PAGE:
• Proposition No. 1 - Police and Town Hall -- The issuance of $5,400,000 general obligation bonds for a joint police and town hall facility and the levy of a tax in payment thereof. (Results)
  • Proposition No. 2 - Term Limits Amendment -- Term Limits: An amendment to repeal Section 3.22 “Term Limits” in its entirety in order to remove the Charter provision that restricts a person from holding office as Mayor or as a Councilmember for successive full terms totaling more than six (6) years. (Results)
  • Proposition No. 3 - Submission Amendment -- Budget, Finance and Taxation-Submission: An amendment to Section 9.02 “Submission” repealing the language requiring that the Town Manager submit a proposed budget and message to Town Council before August 1 of each year and adopting language requiring the submission of the budget and message each year in accordance with State law requirements. (Results)


An ordinance that would have established nondiscrimination protections for gay and transgender people in Houston failed to win approval from voters on Tuesday.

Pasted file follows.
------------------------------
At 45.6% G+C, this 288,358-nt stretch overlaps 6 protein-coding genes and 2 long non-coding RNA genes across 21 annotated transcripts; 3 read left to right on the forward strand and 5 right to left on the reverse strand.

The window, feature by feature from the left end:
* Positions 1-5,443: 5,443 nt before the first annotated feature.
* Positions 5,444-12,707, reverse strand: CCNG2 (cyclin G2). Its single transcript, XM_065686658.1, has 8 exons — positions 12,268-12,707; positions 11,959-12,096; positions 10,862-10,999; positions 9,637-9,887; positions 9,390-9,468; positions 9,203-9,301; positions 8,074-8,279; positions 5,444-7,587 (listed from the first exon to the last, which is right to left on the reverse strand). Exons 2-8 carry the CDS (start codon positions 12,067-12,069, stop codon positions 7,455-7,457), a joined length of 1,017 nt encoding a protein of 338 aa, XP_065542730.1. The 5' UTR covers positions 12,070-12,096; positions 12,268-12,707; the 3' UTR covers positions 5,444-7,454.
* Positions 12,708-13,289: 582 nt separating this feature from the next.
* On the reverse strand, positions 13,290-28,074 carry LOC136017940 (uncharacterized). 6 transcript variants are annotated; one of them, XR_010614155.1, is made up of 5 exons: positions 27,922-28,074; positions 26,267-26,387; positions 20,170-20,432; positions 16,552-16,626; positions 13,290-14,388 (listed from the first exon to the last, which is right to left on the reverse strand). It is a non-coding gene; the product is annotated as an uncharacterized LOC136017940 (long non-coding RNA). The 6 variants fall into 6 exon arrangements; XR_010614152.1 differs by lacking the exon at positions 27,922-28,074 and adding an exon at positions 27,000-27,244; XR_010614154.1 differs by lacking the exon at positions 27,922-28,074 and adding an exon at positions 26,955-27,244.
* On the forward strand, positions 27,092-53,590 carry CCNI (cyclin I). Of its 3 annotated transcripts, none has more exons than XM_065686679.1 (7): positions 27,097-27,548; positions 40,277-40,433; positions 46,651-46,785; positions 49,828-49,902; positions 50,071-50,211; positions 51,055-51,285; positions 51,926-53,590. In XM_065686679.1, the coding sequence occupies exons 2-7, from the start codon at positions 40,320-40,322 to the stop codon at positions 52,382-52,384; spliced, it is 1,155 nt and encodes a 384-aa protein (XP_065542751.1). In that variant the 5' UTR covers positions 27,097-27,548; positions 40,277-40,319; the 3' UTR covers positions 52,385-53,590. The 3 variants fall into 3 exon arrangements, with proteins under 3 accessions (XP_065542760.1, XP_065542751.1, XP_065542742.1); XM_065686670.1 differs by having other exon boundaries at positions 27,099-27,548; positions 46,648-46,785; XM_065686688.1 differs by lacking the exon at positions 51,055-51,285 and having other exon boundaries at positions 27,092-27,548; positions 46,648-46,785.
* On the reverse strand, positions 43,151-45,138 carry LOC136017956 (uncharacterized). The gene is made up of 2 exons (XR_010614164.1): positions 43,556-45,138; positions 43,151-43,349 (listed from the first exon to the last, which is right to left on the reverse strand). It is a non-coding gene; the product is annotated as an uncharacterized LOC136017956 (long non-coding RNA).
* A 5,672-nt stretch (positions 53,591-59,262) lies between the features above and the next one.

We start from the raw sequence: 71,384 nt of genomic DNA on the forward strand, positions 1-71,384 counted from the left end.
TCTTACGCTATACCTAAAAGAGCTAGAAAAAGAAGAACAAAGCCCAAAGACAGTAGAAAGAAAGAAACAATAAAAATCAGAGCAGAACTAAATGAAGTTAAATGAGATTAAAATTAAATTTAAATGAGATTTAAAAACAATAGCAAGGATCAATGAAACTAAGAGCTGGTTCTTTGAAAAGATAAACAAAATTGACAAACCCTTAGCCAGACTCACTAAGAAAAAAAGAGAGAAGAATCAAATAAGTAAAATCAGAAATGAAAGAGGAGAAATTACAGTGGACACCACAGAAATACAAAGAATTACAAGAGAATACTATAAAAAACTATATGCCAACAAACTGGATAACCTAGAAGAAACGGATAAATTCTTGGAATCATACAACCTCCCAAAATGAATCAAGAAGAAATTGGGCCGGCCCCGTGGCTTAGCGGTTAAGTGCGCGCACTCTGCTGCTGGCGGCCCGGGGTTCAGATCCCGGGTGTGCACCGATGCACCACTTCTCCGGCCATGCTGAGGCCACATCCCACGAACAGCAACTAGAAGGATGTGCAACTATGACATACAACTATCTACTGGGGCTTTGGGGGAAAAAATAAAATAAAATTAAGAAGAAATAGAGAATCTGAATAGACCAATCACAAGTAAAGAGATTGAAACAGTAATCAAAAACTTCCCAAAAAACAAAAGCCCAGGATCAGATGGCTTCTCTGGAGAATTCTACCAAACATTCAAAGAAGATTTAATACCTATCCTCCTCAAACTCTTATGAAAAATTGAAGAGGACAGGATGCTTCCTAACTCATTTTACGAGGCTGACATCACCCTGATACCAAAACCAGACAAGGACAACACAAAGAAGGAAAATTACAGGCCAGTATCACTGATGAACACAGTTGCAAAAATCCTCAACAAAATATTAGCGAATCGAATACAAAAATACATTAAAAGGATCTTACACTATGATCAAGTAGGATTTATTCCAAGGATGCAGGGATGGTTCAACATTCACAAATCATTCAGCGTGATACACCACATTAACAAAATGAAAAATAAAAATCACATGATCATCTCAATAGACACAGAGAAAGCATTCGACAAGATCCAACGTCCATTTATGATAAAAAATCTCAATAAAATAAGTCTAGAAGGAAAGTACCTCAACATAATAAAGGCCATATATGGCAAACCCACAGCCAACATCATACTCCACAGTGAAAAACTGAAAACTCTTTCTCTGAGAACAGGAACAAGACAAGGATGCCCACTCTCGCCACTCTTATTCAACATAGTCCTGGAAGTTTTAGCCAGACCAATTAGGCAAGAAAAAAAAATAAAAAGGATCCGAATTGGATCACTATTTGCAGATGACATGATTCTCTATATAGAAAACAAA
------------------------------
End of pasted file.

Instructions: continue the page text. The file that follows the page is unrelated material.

The Houston Equal Rights Ordinance was rejected after a nearly 18-month battle that spawned rallies, legal fights and accusations of both religious intolerance and demonization of the lesbian, gay, bisexual and transgender community.

With nearly 83 percent of precincts reporting, Houston residents had rejected the ordinance by a vote of 61 percent to 39 percent.

Supporters of the ordinance had said it would have offered increased protections for gay and transgender people, as well as protections against discrimination based on sex, race, age, religion and other categories.

Opponents of the ordinance, including a coalition of conservative pastors, said it infringed on their religious beliefs regarding homosexuality.

Houston also was choosing a successor for term-limited, openly gay Mayor Annise Parker, but a runoff looked likely since none of a field packed with 13 hopefuls was expected to win a majority of the ballots cast.

A second round of voting would take place Dec. 12 between Tuesday's top two finishers.

Editor's Note: All local proposition descriptions obtained from local government election websites.